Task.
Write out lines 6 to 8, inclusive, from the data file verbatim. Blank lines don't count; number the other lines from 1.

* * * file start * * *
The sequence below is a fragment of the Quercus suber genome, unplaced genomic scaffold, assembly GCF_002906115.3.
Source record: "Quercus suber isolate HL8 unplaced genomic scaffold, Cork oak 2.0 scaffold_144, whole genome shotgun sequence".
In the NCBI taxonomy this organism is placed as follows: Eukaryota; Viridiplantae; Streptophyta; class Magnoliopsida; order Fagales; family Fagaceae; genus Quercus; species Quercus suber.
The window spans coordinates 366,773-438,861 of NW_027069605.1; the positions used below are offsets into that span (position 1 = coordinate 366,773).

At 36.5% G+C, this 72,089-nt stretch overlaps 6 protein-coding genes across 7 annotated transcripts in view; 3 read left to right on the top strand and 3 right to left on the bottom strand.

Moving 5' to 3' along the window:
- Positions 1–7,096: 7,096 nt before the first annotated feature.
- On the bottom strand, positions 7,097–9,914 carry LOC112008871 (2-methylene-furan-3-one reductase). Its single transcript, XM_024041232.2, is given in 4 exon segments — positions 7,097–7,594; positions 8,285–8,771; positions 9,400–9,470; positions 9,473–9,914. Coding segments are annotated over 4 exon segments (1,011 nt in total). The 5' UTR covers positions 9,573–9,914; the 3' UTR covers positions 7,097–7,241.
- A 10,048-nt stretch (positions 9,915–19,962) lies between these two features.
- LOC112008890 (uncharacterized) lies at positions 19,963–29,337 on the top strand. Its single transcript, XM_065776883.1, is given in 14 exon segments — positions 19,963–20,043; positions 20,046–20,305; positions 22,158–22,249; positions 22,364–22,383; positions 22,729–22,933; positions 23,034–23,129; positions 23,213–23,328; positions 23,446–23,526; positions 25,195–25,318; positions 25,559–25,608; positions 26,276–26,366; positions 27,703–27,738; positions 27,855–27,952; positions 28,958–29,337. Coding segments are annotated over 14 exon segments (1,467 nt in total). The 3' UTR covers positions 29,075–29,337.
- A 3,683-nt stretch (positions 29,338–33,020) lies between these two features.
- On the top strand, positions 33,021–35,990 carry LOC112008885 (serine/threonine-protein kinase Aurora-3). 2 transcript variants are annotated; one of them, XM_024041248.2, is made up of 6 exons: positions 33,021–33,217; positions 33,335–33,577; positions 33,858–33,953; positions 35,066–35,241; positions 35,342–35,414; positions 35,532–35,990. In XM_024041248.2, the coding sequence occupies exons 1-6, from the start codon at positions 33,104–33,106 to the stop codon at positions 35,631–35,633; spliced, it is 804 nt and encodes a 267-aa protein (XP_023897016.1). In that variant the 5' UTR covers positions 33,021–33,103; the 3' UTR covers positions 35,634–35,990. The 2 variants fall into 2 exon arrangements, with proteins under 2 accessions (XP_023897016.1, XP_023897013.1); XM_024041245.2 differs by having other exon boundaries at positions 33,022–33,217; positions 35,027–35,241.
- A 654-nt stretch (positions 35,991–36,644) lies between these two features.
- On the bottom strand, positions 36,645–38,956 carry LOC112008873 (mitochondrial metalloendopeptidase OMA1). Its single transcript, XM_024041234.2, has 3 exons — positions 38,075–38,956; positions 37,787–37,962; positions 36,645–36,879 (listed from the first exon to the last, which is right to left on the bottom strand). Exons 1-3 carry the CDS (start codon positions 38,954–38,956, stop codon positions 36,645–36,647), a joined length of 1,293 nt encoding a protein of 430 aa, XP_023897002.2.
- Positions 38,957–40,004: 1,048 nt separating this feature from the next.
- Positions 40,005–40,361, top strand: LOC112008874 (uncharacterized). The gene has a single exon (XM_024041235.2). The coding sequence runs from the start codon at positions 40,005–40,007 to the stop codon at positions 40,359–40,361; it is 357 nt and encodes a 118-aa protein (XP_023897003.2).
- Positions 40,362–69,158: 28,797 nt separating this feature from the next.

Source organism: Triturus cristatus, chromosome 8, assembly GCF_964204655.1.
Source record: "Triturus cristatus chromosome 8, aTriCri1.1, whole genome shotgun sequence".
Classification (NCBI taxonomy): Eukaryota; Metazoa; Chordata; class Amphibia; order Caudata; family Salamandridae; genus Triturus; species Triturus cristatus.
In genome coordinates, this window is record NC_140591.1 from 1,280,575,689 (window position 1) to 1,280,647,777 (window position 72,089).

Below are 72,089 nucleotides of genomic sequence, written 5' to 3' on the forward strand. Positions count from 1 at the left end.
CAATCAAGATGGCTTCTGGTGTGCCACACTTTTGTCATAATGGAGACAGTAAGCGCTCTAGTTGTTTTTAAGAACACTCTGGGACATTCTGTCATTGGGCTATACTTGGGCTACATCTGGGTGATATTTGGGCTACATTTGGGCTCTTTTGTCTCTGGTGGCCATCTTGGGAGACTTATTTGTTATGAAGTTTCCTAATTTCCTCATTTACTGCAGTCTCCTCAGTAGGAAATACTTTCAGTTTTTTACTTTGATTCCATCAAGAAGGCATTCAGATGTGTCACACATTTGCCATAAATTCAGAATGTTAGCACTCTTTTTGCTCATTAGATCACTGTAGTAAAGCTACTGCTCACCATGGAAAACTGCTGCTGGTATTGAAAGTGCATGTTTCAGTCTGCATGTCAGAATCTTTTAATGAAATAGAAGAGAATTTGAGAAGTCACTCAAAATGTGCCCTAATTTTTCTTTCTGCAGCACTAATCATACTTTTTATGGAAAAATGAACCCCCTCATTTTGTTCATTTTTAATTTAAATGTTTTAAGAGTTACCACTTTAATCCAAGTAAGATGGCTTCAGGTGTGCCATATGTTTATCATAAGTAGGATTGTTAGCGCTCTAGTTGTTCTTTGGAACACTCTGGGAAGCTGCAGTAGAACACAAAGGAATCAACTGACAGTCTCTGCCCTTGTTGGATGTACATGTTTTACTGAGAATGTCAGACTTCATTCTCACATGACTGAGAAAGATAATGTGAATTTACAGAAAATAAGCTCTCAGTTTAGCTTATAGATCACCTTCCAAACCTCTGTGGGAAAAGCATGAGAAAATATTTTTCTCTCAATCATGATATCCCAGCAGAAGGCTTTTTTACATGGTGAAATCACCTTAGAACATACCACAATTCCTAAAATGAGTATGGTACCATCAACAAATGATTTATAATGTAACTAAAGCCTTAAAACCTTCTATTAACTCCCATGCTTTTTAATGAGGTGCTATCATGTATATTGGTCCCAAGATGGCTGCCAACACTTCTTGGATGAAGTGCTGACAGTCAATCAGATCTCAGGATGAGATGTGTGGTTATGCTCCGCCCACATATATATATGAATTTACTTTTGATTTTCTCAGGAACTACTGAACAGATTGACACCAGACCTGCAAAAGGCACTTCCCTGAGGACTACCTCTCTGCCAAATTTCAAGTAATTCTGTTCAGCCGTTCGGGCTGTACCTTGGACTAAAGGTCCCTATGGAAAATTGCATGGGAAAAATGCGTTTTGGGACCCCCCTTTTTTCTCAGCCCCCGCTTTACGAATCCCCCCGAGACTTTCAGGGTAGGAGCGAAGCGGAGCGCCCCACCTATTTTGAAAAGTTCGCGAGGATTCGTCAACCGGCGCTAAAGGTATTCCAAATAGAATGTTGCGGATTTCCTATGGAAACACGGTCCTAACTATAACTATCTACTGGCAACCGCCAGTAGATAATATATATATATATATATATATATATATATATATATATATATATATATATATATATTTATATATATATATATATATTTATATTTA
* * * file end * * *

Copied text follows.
Moving 5' to 3' along the window:
- Positions 1–7,096: 7,096 nt before the first annotated feature.
- On the bottom strand, positions 7,097–9,914 carry LOC112008871 (2-methylene-furan-3-one reductase). Its single transcript, XM_024041232.2, is given in 4 exon segments — positions 7,097–7,594; positions 8,285–8,771; positions 9,400–9,470; positions 9,473–9,914. Coding segments are annotated over 4 exon segments (1,011 nt in total). The 5' UTR covers positions 9,573–9,914; the 3' UTR covers positions 7,097–7,241.